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Walk of Hope remembers loved ones
Nicole Fredrickson was at the Ovarian Cancer Walk of Hope in Courtenay with her mother in 2005 when something happened that would influence her life.
“The speaker made a comment about how we should get a walk going in Victoria,” the longtime Colwood resident recalls. “My mom just looked over at me and smiled. I knew she wanted me to do it.”
Two months later her mother lost her battle with ovarian cancer, and Fredrickson felt compelled to fulfill that dying wish. She and brother Phil Venoit organized the inaugural walk that same year and Fredrickson has co-chaired it, assisted by her family, every year since.
Venoit, who lives in Metchosin, credits his sister for keeping the walk going. “It’s (her) drive, passion and compassion to do something that would commemorate our mother,” he says.
The siblings recognized the need to raise awareness after their mother’s diagnosis came too late for effective treatment, a common theme with ovarian cancer, the symptoms of which are often mis-associated with stomach troubles or pre-menstrual syndrome.
“We recognized there was very little information, very little research going on,” Venoit says. “It didn’t have the same exposure as prostate or breast cancer.”
Local business E.H. Emery Electric was quick to offer support for the walk and has been a major sponsor every year, says Venoit, adding they offer a “tremendous amount of support,” bringing their staff to the event, helping to set up and more.
“(Derek and Bonnie Emery) really ensure the event is successful in Victoria,” he says.
And the support is sincerely heartfelt. Derek has lost both his mother and sister to cancer, a loss that echoes through the walk’s participants.
Everyone seems to walk either in support of others, in memory of a loved one who lost the fight or while going through treatment themselves.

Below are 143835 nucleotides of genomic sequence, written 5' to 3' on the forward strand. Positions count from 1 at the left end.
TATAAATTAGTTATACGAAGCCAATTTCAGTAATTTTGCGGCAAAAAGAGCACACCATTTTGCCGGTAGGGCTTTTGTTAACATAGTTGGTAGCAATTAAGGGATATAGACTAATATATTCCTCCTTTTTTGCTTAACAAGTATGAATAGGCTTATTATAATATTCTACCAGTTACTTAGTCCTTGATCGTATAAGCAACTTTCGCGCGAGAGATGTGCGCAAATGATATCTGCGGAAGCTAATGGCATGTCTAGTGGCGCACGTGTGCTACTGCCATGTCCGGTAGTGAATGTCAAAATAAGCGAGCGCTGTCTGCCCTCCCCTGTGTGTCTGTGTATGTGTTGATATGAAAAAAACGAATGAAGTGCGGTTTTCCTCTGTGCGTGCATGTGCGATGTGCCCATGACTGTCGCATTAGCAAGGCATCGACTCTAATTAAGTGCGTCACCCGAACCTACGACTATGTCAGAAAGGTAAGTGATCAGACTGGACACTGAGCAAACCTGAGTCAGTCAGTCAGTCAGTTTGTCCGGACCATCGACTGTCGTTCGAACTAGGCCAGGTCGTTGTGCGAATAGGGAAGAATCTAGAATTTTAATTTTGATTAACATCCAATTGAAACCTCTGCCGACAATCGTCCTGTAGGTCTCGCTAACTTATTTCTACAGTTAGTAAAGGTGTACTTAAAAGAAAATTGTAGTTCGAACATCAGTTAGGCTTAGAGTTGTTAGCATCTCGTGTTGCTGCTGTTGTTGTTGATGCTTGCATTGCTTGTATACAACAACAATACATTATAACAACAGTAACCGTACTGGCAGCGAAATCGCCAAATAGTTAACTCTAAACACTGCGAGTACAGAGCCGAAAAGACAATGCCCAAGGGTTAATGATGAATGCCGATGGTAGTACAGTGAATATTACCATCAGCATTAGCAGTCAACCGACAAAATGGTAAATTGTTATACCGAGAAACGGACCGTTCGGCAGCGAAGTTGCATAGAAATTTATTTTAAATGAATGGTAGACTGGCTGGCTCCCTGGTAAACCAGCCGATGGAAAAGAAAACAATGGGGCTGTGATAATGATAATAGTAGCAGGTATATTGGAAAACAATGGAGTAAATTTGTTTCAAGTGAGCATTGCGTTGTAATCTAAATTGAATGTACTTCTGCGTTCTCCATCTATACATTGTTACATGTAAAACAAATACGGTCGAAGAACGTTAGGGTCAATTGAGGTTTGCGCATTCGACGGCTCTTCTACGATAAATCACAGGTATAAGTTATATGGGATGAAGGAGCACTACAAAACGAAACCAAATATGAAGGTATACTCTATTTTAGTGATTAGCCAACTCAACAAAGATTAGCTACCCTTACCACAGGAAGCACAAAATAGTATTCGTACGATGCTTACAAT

Helen Taylor of View Royal is walking again this year for friend Sue Sorbie, a North Islander who was a staunch supporter of the Victoria event from day one.
“We always walked for Sue every year,” Taylor says. Sorbie endured course after course of treatments until she passed away a couple of years ago.
“She always came out. Even the last year, when she couldn’t walk because she couldn’t come down to (Colwood), we went up to her (in Courtenay) and Sue sat in the car and watched us all walk,” Taylor says. “Sue was such a remarkable lady. She inspired so many people.”
Driven to do something to remember her friend, Taylor gathered all the official T-shirts of the previous eight walks, and sewed them into a quilt with the help of friends Myrna Laing and Jennifer Watson.
“I just wanted to do something with the T-shirts,” Taylor says. “I did it in memory of Sue.”
She gave the quilt to Fredrickson, who was moved by the gesture and immediately asked to use it as the symbol for the yearly walk.
The walk honours friends and loved ones who’ve passed, but it’s also important for bringing the disease into the public eye, says Fredrickson.
With no early detection or effective screening, she says, it’s vital to educate people about what to watch for and encourage them to take symptoms seriously.
The walk happens Sunday (Sept. 7) at Royal Roads University. Registration begins at 9 a.m. and the walk is at 10. For more information, visit ovariancancerwalkofhope.ca.